Fukushima and Hiroshima: Cesium found in 15 residents shows internal exposure to radiation

by Seiji Shitakubo, Staff Writer

“This level of radiation is not a cause for concern,” says former RIRBM director and others

On June 23, it was learned that radioactive cesium was detected in the urine of 15 residents of Iitate village and the Yamakiya district in Kawamata town in Fukushima Prefecture. The urine examination was conducted by a team of five experts, including Nanao Kamada, former director of Hiroshima University’s Research Institute for Radiation Biology and Medicine (RIRBM). The findings offer evidence of the fact that local residents have suffered internal exposure to radiation as a result of the nuclear crisis at the Fukushima No. 1 (Daiichi) nuclear power plant. The amount of cesium detected, however, was very small and the team explained: “There is no need for concern as long as residents do not eat contaminated vegetables, or other contaminated foods, in the future.”

The examinees range in age from four to 77, and consist of ten people from Iitate village and five from the Yamakiya district in Kawamata town. Their urine was collected twice, on May 5, 55 days after the nuclear accident, and again towards the end of May. Kiyoshi Shizuma, a professor in the Faculty of Engineering at Hiroshima University, measured the amount of radioactive materials per 100 milliliters of urine.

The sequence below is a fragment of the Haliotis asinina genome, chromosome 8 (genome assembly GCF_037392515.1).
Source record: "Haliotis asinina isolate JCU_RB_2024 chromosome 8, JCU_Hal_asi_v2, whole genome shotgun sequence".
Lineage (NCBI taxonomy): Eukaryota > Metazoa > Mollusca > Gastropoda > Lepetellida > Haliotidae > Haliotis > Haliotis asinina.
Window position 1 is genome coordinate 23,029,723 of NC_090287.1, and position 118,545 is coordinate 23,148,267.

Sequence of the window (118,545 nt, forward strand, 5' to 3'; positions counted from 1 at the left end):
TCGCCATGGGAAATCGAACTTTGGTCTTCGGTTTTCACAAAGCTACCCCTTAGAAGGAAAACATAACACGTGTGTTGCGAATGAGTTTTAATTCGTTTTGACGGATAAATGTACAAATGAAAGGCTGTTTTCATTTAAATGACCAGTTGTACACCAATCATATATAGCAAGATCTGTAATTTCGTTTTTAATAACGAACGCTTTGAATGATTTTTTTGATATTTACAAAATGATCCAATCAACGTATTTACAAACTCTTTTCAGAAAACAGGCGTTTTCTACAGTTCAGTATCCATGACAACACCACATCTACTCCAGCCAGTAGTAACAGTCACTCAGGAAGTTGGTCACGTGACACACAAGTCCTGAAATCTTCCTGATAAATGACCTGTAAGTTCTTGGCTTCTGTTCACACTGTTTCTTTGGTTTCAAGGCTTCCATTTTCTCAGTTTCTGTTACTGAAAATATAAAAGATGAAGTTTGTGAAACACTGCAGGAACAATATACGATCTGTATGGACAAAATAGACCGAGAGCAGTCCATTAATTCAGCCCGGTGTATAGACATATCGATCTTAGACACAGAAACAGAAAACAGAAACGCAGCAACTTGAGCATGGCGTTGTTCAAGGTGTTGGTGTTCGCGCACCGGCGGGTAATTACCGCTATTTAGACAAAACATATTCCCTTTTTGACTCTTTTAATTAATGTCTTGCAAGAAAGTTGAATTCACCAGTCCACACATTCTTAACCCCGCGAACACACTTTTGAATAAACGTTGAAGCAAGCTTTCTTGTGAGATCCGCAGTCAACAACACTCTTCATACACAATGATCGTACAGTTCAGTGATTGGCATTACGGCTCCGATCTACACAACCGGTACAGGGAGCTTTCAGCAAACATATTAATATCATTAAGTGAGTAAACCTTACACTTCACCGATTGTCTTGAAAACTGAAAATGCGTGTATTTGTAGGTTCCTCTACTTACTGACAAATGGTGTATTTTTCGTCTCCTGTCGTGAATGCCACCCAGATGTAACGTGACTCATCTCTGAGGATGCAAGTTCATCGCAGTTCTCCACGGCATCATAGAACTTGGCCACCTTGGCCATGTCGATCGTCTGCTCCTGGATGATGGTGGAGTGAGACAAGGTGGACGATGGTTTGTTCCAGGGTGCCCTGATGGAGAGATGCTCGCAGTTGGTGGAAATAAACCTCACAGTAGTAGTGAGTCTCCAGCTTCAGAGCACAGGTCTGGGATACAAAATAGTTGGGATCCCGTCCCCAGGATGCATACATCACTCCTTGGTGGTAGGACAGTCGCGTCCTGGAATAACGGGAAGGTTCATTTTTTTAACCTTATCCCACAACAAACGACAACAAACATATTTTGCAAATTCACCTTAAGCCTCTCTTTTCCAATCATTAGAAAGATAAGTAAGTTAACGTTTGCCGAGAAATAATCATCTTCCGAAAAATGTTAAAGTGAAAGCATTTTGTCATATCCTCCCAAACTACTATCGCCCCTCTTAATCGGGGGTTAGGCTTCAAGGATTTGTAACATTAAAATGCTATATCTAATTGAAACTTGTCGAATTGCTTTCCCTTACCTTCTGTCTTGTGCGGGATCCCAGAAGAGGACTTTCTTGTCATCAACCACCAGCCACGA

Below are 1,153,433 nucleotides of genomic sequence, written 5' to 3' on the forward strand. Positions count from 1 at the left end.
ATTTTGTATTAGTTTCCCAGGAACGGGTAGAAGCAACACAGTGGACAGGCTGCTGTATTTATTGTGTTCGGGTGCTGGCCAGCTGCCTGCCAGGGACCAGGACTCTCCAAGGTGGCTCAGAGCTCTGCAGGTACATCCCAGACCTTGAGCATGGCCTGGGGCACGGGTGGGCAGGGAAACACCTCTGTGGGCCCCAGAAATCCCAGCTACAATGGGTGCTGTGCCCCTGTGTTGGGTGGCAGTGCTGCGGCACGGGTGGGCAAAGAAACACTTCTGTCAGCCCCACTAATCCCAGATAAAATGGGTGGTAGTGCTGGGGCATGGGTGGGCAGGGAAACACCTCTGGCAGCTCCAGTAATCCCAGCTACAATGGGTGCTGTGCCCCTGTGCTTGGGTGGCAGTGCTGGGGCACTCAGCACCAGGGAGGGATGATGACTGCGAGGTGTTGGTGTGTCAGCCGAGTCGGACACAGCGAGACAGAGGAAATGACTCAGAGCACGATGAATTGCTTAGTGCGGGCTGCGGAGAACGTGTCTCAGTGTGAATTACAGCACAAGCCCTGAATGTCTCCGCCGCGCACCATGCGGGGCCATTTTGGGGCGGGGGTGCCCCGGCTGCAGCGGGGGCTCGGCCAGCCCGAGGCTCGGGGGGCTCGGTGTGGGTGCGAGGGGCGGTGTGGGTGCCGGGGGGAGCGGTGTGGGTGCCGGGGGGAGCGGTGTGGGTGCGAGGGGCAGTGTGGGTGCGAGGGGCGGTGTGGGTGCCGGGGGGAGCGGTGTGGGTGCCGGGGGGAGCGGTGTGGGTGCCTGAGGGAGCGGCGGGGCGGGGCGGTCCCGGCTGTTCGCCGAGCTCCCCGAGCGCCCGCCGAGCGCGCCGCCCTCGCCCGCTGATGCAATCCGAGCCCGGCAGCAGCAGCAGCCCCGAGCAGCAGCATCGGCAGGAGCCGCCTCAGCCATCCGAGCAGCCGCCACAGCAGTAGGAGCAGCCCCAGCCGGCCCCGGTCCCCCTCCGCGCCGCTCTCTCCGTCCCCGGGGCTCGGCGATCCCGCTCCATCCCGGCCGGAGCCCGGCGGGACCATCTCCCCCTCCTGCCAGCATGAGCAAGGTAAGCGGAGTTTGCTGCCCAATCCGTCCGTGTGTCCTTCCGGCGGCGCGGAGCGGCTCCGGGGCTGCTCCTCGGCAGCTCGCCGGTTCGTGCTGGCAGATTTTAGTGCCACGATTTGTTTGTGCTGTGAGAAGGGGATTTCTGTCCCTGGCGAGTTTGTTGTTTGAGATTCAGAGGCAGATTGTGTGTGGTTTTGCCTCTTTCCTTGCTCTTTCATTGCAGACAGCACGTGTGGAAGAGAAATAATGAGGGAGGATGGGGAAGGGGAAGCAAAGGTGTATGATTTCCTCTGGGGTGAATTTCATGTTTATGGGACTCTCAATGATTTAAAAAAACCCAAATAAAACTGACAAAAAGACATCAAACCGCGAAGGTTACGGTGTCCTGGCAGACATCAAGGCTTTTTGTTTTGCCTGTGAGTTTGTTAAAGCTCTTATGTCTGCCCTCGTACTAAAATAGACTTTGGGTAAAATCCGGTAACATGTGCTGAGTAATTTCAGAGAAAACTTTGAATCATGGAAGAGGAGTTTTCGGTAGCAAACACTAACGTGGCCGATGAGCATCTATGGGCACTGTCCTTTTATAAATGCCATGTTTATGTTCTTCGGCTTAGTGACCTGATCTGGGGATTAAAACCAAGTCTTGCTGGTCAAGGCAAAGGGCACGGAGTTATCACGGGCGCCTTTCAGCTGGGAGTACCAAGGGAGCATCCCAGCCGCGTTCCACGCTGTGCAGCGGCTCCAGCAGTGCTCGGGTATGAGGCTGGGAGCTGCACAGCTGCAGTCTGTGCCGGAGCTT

Cesium was detected in the urine of all the examinees in both tests. However, there was such a minute amount of cesium that it would reportedly be 0.1 millisieverts or below in total even if the radioactive material continues to emit radiation for the next 50 years. With regard to iodine, this substance was detected in six examinees at the time of the first test. The highest level of iodine that was detected was 3.2 millisieverts. But no iodine was detected in any examinee at the time of the second test. It is believed that iodine was discharged with urine, among other means.

Dr. Kamada and Osamu Saito, a doctor at the Watari Hospital in the city of Fukushima, concluded: “As iodine was not detected in some people, it was probably taken in the body by eating contaminated vegetables and mushrooms, not via breathing. Shipments of both food items were banned afterwards. So, on the whole, there is no cause for concern.”

The team of experts also conducted a questionnaire on the behavior of the 15 examinees in the wake of the nuclear crisis. Taking into account the radiation levels in the air around their homes, the team estimated each examinee’s external exposure to radiation up to May 5. The results showed that the highest level of radiation was 13.5 millisieverts, which means that this person, if evacuation did not take place, would be very likely to exceed the government-designated annual limit of 20 millisieverts of radiation. Six people are thought to have suffered 10 millisieverts or more, while eight people are believed to have suffered from 5 to 9.9 millisieverts, and one person appears to have suffered 4.9 millisieverts or less.

(Originally published on June 24, 2011)